From Infectious Disease News:
ATLANTA, March 18, 2010 — Mandatory vaccination policies increased the number of health care workers who received the influenza vaccine during the 2009-2010 influenza season, according to results from two studies presented here at the Fifth Decennial International Conference on Healthcare-Associated Infections…
Researchers in the first study analyzed the outcomes of a mandatory vaccination/declination policy instituted by the Hospital Corporation of America in 163 hospitals, 112 outpatient centers and 368 physician practices in 20 states. The policy required all health care personnel to receive the influenza vaccine or be reassigned to nonpatient contact roles or use surgical masks.
Ninety-six percent of the hospital employees received their seasonal influenza vaccine by Nov. 1, which was a 65% increase in vaccination rates vs. the mean 58% during the previous season.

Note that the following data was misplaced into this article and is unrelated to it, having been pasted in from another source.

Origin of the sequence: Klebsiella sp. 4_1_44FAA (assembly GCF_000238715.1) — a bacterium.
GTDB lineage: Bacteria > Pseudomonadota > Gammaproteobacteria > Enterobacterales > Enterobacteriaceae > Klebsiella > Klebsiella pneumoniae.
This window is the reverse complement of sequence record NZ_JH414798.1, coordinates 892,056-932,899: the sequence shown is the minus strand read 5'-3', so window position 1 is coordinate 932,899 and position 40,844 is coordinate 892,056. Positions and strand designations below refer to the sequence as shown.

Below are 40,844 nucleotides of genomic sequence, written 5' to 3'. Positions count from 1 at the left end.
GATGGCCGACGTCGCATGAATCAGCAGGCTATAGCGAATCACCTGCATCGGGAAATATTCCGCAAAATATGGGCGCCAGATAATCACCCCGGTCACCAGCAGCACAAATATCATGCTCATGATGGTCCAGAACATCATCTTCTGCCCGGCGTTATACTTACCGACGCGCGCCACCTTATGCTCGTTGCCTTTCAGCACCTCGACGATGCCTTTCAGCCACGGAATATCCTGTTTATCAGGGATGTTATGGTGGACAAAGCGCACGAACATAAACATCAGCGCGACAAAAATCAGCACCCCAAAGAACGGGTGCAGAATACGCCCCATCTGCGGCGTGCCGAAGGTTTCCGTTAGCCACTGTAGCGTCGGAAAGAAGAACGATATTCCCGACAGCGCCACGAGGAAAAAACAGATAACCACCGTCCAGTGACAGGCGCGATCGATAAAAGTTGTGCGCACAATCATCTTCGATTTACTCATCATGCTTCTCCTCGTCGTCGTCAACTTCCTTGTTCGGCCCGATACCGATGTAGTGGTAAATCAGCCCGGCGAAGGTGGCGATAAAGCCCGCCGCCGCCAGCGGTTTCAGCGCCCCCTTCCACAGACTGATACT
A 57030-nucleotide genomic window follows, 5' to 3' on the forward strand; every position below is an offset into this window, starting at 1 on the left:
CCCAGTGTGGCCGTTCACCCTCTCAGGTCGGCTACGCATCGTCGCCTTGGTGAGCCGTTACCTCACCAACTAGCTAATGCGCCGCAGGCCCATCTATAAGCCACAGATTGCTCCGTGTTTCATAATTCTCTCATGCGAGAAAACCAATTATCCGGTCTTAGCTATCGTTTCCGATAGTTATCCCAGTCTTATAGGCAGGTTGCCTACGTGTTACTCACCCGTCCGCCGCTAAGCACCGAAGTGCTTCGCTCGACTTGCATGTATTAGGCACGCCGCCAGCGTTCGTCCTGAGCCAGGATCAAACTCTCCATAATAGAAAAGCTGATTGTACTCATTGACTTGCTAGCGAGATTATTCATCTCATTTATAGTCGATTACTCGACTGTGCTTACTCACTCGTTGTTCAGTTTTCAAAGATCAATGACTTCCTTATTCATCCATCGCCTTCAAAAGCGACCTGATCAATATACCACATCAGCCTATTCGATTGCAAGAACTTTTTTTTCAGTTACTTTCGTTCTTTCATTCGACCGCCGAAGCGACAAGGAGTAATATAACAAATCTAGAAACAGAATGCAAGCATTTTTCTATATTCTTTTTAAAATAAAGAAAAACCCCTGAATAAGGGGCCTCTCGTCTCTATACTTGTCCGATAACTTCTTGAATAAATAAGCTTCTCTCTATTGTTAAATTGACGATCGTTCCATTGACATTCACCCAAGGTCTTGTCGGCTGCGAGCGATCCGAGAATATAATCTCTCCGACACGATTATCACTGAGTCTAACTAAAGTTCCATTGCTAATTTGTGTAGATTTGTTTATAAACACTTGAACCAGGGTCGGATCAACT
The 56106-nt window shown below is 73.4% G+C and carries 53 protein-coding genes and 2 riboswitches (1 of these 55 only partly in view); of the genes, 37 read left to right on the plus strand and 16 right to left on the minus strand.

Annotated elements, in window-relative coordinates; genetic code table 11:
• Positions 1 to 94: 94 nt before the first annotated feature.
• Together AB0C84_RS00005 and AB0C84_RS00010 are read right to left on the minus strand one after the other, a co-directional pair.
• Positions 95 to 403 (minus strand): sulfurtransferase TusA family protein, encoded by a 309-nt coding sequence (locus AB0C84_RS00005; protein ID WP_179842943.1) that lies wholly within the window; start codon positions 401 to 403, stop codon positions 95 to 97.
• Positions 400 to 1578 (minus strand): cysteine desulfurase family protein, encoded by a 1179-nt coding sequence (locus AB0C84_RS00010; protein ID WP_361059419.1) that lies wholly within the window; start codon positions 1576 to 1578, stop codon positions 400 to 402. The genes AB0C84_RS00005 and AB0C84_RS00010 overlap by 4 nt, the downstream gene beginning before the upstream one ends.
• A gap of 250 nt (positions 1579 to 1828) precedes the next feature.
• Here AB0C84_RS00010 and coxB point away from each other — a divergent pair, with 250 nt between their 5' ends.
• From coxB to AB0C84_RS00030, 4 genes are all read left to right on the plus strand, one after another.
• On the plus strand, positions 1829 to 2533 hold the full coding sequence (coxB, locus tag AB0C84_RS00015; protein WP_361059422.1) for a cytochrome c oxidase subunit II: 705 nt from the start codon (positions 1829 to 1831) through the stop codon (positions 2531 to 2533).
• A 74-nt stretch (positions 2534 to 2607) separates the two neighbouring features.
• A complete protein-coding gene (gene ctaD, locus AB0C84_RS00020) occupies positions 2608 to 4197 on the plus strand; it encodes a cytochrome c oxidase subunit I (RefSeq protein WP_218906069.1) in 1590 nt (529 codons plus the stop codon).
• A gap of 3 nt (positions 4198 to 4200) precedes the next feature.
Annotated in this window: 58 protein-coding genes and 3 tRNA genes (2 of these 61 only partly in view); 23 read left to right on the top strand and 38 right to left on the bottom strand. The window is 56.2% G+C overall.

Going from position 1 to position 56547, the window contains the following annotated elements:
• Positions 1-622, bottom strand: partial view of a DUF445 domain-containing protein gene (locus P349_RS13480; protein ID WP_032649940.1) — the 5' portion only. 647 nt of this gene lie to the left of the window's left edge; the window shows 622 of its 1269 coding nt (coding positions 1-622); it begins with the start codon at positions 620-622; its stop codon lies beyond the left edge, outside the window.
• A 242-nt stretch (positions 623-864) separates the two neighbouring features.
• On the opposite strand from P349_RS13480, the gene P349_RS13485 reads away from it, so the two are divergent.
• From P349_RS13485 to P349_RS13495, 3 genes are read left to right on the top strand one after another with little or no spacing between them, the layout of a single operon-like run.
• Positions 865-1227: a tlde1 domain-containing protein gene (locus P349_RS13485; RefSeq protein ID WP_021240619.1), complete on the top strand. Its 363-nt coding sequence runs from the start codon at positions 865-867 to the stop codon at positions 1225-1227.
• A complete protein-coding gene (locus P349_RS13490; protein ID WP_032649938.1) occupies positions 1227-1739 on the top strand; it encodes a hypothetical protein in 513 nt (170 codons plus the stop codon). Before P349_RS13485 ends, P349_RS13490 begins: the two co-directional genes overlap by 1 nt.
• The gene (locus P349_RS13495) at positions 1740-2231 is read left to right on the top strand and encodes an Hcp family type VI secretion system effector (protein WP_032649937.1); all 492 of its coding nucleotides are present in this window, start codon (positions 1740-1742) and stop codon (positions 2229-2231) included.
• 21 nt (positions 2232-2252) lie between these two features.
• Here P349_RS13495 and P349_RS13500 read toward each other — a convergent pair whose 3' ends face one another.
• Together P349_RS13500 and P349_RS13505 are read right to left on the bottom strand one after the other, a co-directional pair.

“We expect to move forward using this vaccination campaign strategy for future influenza seasons, and we expect other health care institutions to follow suit,” said Jonathan Perlin, MD, PhD, chief medical officer of Hospital Corporation of America. “Our approach enhanced patient safety and our employees delivered with an overwhelming response.
A second study evaluated the disparities in employee vaccination rates over a five-year period at the Children’s Mercy Hospitals and Clinics in Kansas City, Mo. This hospital also implemented a mandatory vaccination/declination policy in 2008, and vaccination rates rose from 63% to 85%. The addition of certain consequences during the 2009-2010 season, including forced leave of absence for noncompliance, further increased rates to 98.8%.
“Our dramatic increase in vaccination participation over the last few years has been astounding,” [threaten peoples’ jobs during a recession and they comply–why is that astounding?–Nass] said Robyn Livingston, MD, director of infection control and prevention at Children’s Mercy Hospitals and Clinics. “Even though the program has exceeded our expectations, we recognize there is still room for improvement. We are considering a fully mandatory influenza vaccination policy to begin next fall.”